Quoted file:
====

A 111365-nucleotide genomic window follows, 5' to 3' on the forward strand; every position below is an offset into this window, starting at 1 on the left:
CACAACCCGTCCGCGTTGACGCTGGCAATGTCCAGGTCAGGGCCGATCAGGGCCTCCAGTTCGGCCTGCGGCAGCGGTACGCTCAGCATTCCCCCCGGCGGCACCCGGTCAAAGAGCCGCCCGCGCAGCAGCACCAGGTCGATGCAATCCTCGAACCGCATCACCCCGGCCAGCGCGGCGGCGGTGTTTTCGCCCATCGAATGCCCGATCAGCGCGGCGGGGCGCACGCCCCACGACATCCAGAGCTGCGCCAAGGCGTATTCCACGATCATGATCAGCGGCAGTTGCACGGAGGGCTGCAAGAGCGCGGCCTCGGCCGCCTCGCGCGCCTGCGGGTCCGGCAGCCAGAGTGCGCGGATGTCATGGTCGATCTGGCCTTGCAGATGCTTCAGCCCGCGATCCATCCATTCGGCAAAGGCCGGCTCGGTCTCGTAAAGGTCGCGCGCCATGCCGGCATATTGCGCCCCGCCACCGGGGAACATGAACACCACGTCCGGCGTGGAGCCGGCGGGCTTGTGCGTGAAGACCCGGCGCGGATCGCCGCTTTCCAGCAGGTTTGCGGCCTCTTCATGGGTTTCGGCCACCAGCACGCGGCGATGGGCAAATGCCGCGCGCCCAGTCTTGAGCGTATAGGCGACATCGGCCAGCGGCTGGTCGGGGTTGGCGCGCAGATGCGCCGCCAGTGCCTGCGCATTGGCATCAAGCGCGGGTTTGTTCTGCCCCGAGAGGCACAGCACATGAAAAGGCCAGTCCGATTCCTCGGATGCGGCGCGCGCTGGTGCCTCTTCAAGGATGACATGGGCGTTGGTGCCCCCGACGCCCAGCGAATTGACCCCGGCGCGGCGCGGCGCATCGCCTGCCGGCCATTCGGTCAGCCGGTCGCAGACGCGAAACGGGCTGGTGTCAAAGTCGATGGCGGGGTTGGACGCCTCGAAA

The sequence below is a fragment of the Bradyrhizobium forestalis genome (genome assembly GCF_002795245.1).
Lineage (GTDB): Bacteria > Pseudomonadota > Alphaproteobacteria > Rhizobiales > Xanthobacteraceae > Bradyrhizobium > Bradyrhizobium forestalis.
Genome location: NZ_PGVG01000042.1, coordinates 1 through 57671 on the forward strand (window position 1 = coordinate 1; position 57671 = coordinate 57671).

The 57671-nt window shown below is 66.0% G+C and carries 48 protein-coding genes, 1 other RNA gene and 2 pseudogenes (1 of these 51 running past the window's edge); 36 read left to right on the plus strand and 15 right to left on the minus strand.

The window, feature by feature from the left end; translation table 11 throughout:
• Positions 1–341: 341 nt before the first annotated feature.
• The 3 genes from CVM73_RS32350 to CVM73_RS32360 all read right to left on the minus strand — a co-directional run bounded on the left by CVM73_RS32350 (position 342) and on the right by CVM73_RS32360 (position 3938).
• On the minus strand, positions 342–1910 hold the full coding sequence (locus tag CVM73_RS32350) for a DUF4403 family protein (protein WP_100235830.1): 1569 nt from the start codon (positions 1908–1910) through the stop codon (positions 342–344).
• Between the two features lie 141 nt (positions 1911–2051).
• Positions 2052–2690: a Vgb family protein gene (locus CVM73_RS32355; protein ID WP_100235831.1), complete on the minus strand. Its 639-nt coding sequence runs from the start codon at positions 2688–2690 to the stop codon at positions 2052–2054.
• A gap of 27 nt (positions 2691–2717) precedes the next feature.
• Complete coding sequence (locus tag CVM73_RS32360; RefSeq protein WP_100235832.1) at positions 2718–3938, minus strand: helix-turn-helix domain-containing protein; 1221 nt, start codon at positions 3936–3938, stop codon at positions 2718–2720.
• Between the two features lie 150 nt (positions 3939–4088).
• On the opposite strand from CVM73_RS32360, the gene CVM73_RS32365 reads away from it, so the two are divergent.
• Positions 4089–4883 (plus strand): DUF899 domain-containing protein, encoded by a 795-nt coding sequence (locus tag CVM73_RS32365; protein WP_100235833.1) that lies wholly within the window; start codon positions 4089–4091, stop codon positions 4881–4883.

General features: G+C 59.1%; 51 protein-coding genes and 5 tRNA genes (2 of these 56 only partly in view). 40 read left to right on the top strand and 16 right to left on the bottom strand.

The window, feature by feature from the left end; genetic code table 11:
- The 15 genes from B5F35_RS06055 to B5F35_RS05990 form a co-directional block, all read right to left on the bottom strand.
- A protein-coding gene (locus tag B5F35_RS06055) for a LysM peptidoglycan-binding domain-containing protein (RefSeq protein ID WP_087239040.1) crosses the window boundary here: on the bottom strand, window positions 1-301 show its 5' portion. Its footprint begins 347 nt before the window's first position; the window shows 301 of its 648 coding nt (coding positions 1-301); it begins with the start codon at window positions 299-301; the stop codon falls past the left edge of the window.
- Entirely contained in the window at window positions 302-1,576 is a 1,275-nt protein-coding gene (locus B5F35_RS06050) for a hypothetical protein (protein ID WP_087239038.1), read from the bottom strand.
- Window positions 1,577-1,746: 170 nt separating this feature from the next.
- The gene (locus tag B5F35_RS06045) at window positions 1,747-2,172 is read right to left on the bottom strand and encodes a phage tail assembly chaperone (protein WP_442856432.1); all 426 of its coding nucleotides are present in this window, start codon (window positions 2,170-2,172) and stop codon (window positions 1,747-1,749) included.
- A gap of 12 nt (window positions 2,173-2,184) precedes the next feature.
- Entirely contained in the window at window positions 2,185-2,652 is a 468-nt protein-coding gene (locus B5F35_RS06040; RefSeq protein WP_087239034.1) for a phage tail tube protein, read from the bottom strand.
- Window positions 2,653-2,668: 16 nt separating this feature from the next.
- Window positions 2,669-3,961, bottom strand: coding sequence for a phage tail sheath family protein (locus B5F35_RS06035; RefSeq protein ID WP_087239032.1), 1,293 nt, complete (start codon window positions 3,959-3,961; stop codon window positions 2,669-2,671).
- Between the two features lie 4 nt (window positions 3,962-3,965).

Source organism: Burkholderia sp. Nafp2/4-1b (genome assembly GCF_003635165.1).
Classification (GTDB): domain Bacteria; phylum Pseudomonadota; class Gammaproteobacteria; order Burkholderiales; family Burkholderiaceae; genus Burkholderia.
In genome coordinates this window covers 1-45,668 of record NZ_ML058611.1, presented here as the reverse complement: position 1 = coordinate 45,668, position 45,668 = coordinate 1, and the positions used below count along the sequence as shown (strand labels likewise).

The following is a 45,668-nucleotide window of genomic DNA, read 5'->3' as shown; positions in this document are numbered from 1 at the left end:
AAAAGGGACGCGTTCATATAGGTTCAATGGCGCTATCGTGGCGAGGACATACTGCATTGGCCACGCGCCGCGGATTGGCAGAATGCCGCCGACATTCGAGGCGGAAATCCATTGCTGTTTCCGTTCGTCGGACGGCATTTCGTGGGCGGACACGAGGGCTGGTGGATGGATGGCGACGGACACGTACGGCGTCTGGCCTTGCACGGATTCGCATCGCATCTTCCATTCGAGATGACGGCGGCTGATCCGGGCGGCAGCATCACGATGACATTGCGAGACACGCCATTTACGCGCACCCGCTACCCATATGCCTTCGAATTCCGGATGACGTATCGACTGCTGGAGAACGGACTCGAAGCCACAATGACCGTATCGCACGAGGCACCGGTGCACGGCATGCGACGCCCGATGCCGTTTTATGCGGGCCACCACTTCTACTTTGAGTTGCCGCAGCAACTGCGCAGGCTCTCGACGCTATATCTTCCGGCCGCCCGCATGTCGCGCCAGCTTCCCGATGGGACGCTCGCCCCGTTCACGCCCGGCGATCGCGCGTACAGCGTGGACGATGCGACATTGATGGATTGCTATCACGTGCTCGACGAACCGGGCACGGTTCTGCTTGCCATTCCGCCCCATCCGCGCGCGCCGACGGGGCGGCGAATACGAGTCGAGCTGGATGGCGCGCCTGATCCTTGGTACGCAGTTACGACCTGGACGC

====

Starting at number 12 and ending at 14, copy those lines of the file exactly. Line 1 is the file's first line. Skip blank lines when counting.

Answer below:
• Positions 2052–2690: a Vgb family protein gene (locus CVM73_RS32355; protein ID WP_100235831.1), complete on the minus strand. Its 639-nt coding sequence runs from the start codon at positions 2688–2690 to the stop codon at positions 2052–2054.
• A gap of 27 nt (positions 2691–2717) precedes the next feature.
• Complete coding sequence (locus tag CVM73_RS32360; RefSeq protein WP_100235832.1) at positions 2718–3938, minus strand: helix-turn-helix domain-containing protein; 1221 nt, start codon at positions 3936–3938, stop codon at positions 2718–2720.